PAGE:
Austin’s accolades keep piling up. After the city ranked at or near the top of most economic polls and surveys in 2013, the Texas capital has started 2014 right where it left off, ranking No. 1 on Forbes’ list of the country’s fastest-growing cities for the fourth year in a row.
Forbes noted that Austin had a 2.5 percent estimated population growth in 2013 — the highest of all geographic regions in the country. …Read Entire Post
The first five weeks of 2014 have already seen at least 15 companies announce their intentions to hire more than 1,600 employees in the Austin region, according to data by the Greater Austin Chamber of Commerce.
Current figures far exceed the Chamber’s tracked announcements in past years. In January and February of last year, for example, 19 companies announced plans to hire 562 employees, while in the first two months of 2012, 16 companies announced plans to hire 760. …Read Entire Post
More good news on the economic front – Forbes.com recently named Austin No. 1 on its list of American metro areas with the most economic momentum heading into 2014.
The Forbes’ ranking pointed to Austin’s double-digit growth in GDP, jobs, population and birthrate since 2007. In addition, the Texas capital has a very strong hipster reputation, attracting many of the same people who might otherwise end up in Silicon Valley or San Francisco, but it also boasts the low taxes, light regulation and reasonable housing prices that keep migrants there well past their 30’s. …Read Entire Post
Once again, Austin has topped Milken Institute’s list of Best-Performing metros in the nation. Lauded as an important technology center, the Austin MSA boasts the 13th-highest concentration of technology output in the country.
The city continues to project a hip image that makes it easy to recruit workers from out of state and draw skilled young professionals. …Read Entire Post
Austin continues to top the economic rankings. Most recently, the city’s reputation as a job-creation machine once again propelled Austin to the top of a monthly report by The Business Journals’ On Numbers. With an overall score of 83.9 out of 100 based on 18 economic factors, Austin tops the list of 102 cities measured.
On Numbers reports that Austin, at just under 11 percent, is the only city in the nation with double-digit percentage job growth for the five-year period between October 2008 and October 2013. Job growth is the biggest reason why Austin remains No. 1. …Read Entire Post
Austin has one of the most international economies among the nation’s cities, according to a study recently released by Brookings. Showing its growing global reach, the Austin-Round Rock-San Marcos area’s economy had the ninth highest percentage of international trade among cities nationwide, at 22.3 percent.
The Houston-Sugar Land-Baytown area was the only other Texas region to make the list at 23.9 percent, ranking No. 5. …Read Entire Post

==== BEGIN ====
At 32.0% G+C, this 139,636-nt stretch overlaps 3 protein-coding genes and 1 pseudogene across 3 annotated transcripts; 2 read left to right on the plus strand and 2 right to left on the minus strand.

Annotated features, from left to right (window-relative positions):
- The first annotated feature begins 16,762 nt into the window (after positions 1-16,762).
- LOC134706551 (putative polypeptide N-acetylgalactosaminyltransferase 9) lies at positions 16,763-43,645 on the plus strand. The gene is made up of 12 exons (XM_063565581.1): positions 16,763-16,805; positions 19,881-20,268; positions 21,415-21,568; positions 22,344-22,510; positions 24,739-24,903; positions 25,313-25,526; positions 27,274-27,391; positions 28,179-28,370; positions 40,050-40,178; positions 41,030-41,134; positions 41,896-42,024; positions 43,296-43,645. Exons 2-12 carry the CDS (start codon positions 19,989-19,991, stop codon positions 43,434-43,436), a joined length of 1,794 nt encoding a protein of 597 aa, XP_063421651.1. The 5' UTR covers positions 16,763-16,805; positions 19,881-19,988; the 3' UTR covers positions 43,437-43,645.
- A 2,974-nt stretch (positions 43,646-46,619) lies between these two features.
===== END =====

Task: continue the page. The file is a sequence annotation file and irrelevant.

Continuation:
The Austin-area economy grew at one of the fastest rates in the country last year and, barring an unlikely economic meltdown, should soar past the $100 billion mark for the first time during 2013.
Fueled in part by higher exports and the area’s ongoing job creation and population growth, the local gross domestic product rose to $98.7 billion in 2012, according to preliminary data recently released by the U.S. Bureau of Economic Analysis.
That total, which was not adjusted for inflation, gave Austin the 32nd-largest metro-area economy in the country last year, the bureau said.
If Austin sustains its growth trajectory of the past three years, the local economy would surpass the $100 billion mark this year — and do so with a few billion dollars to spare. …Read Entire Post
U.S consumer confidence ebbed early this month and retail sales rose just slightly in August despite strong demand for automobiles and other big-ticket items, the latest indications economic growth slowed in the third quarter.
The lack of momentum in the economy was underscored by other data on Friday showing an energy-led increase in wholesale prices last month, but subdued underlying inflation pressures. …Read Entire Post
The final three months of 2013 is looking good for the Austin area in terms of jobs, according to a recent report. The Manpower Employment Outlook Survey pegs the Austin metropolitan area of having the fifth-best hiring pace in the U.S. during the fourth quarter.
Job prospects in Austin appear best in construction, wholesale and retail trade, professional and business services, education and health services, leisure and hospitality and government.
No Texas cities landed on the list of worst metro areas for jobs. …Read Entire Post
Austin leads a list of seven Texas metros that rank among the 10 areas expected to have the fastest job growth through 2015 (we limited our look to the 200 largest metros areas). Austin’s employment is expected to increase 4% annually, according to economic research firm Moody’s Analytics. …Read Entire Post